Why care about social and emotional development?
The early preschool years are a critical time for skill formation and lay the foundation for future success in school and beyond. Practice-based evidence and scientific research have demonstrated the importance of early experiences as well as the interactions between genetics and environment.
Over the last twenty-five years we have gained a greater understanding about what can hinder and what can promote healthy social and emotional development. Children who are unable to attain early social and emotional milestones do not do well in early school years, and research indicates that children who start behind tend to stay behind. These children are at a higher risk for school problems and juvenile delinquency. Research and experiential knowledge from the field of infant and early childhood mental health confirm that a child’s emotional development forms the foundation for all later development and sets the stage for relationships and readiness to learn. Research also shows that children participating in “enriched early childhood programs are more likely to complete school, and much less likely to require welfare benefits, become teen parents, or participate in criminal activities. Rather, they become productive adults.” (Heckman, James: Ounce of Prevention, 2000, Chicago, Illinois)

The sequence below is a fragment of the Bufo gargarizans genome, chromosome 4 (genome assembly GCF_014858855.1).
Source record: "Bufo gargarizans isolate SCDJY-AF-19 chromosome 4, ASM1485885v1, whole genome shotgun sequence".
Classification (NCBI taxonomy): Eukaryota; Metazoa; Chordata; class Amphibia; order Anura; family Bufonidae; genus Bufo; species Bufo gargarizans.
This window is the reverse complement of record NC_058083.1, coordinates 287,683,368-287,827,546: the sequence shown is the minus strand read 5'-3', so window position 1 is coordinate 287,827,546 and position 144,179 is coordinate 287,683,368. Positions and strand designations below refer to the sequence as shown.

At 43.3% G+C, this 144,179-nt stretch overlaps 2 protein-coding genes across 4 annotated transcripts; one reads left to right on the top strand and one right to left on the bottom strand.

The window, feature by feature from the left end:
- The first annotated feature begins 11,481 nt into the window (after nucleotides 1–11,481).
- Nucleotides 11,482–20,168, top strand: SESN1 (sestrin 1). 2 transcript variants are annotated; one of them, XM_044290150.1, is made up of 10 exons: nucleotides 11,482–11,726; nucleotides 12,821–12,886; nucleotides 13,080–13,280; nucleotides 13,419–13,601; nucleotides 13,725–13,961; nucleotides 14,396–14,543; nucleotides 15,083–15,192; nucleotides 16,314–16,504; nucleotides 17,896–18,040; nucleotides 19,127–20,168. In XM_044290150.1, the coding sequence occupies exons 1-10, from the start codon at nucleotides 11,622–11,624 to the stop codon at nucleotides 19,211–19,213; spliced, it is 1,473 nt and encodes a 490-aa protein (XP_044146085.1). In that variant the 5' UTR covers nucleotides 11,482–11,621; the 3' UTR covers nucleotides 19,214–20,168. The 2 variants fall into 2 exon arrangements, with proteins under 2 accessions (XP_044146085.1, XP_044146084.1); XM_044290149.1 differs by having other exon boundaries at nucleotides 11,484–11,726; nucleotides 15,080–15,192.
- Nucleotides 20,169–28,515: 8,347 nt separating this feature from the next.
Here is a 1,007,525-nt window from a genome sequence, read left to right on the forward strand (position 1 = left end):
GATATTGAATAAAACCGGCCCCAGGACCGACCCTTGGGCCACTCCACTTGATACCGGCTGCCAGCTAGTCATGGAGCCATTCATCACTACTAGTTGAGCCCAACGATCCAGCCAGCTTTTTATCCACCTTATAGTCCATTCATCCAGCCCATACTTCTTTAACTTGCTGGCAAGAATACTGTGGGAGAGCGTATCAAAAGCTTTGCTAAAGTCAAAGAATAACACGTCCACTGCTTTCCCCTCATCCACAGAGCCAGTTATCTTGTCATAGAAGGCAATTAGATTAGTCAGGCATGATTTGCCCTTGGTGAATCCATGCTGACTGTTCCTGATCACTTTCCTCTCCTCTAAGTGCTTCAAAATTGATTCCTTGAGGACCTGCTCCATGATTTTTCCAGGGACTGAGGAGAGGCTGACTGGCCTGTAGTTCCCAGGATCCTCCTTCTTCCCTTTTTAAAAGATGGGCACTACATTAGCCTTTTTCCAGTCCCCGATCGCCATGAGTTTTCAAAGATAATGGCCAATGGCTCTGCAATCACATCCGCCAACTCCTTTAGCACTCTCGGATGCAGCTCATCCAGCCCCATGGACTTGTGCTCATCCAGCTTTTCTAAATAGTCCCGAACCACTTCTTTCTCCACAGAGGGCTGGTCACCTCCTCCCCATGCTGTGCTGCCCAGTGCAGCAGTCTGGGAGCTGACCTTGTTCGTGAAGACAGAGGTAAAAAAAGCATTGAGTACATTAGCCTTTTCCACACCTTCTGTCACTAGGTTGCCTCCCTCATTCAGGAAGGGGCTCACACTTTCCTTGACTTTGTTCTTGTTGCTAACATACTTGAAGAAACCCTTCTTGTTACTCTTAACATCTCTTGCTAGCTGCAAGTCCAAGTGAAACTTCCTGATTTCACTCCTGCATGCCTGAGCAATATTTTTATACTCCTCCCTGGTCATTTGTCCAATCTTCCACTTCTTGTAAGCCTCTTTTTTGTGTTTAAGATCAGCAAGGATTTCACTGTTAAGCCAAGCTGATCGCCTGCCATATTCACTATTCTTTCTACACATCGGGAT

Infant Mental Health in Wisconsin
The Wisconsin Alliance for Infant Mental Health (WI-AIMH) is focused on promoting the healthy social and emotional development of all Wisconsin children from birth through age five. The Wisconsin Infant and Early Childhood Mental Health Plan presents a blueprint for a comprehensive system of care that includes prevention, early intervention, and treatment. The goal is not to set up another silo for services, but rather to weave infant and early childhood principles into the fabric of all systems that touch the lives of young children.
The developing infant and early childhood system of care in Wisconsin includes the critical components of public awareness, training, service delivery, and policy. One of our goals is to provide parents and people working with young children and their families (such as child care workers, home visitors, and pediatricians) the knowledge, skills, and practices that support healthy social and emotional development. All people working with young children need to know early warning signs and how to use screening tools. Referral processes need to be developed and streamlined. Finally, the mental health services for young children and their families must be accessible, affordable, and based on models that result in positive outcomes.